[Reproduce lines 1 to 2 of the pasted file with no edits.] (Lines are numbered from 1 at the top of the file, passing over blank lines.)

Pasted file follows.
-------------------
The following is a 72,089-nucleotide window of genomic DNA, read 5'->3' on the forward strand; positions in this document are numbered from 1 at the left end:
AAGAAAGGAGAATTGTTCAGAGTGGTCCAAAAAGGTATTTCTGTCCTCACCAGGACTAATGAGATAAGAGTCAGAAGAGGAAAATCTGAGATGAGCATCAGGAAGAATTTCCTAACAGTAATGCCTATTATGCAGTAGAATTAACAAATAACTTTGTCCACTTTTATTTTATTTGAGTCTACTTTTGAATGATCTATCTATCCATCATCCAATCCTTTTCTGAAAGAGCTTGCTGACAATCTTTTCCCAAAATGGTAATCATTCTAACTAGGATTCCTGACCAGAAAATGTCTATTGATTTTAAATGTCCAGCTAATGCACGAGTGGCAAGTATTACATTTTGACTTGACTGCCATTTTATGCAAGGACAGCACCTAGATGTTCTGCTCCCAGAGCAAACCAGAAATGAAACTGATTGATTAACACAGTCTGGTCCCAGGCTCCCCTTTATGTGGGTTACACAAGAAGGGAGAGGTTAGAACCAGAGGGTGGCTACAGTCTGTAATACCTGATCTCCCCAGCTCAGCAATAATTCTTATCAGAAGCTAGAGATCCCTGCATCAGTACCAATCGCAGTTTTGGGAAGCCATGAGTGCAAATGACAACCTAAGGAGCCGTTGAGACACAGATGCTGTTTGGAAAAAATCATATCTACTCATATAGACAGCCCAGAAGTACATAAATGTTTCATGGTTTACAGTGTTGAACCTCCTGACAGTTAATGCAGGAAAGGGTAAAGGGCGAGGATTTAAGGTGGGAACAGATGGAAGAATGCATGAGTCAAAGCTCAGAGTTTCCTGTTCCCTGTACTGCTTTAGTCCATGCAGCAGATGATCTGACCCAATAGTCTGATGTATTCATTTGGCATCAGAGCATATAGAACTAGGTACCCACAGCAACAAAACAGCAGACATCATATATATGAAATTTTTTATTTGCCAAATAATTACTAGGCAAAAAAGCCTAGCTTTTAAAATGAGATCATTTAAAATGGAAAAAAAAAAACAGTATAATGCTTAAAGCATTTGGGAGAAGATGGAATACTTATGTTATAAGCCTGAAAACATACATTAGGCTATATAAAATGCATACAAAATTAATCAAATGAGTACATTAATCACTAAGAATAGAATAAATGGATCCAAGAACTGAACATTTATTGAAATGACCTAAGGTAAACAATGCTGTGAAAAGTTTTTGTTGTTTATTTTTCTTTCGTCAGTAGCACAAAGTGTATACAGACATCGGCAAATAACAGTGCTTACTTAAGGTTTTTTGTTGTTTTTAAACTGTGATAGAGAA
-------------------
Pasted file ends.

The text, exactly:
The following is a 72,089-nucleotide window of genomic DNA, read 5'->3' on the forward strand; positions in this document are numbered from 1 at the left end:
AAGAAAGGAGAATTGTTCAGAGTGGTCCAAAAAGGTATTTCTGTCCTCACCAGGACTAATGAGATAAGAGTCAGAAGAGGAAAATCTGAGATGAGCATCAGGAAGAATTTCCTAACAGTAATGCCTATTATGCAGTAGAATTAACAAATAACTTTGTCCACTTTTATTTTATTTGAGTCTACTTTTGAATGATCTATCTATCCATCATCCAATCCTTTTCTGAAAGAGCTTGCTGACAATCTTTTCCCAAAATGGTAATCATTCTAACTAGGATTCCTGACCAGAAAATGTCTATTGATTTTAAATGTCCAGCTAATGCACGAGTGGCAAGTATTACATTTTGACTTGACTGCCATTTTATGCAAGGACAGCACCTAGATGTTCTGCTCCCAGAGCAAACCAGAAATGAAACTGATTGATTAACACAGTCTGGTCCCAGGCTCCCCTTTATGTGGGTTACACAAGAAGGGAGAGGTTAGAACCAGAGGGTGGCTACAGTCTGTAATACCTGATCTCCCCAGCTCAGCAATAATTCTTATCAGAAGCTAGAGATCCCTGCATCAGTACCAATCGCAGTTTTGGGAAGCCATGAGTGCAAATGACAACCTAAGGAGCCGTTGAGACACAGATGCTGTTTGGAAAAAATCATATCTACTCATATAGACAGCCCAGAAGTACATAAATGTTTCATGGTTTACAGTGTTGAACCTCCTGACAGTTAATGCAGGAAAGGGTAAAGGGCGAGGATTTAAGGTGGGAACAGATGGAAGAATGCATGAGTCAAAGCTCAGAGTTTCCTGTTCCCTGTACTGCTTTAGTCCATGCAGCAGATGATCTGACCCAATAGTCTGATGTATTCATTTGGCATCAGAGCATATAGAACTAGGTACCCACAGCAACAAAACAGCAGACATCATATATATGAAATTTTTTATTTGCCAAATAATTACTAGGCAAAAAAGCCTAGCTTTTAAAATGAGATCATTTAAAATGGAAAAAAAAAAACAGTATAATGCTTAAAGCATTTGGGAGAAGATGGAATACTTATGTTATAAGCCTGAAAACATACATTAGGCTATATAAAATGCATACAAAATTAATCAAATGAGTACATTAATCACTAAGAATAGAATAAATGGATCCAAGAACTGAACATTTATTGAAATGACCTAAGGTAAACAATGCTGTGAAAAGTTTTTGTTGTTTATTTTTCTTTCGTCAGTAGCACAAAGTGTATACAGACATCGGCAAATAACAGTGCTTACTTAAGGTTTTTTGTTGTTTTTAAACTGTGATAGAGAA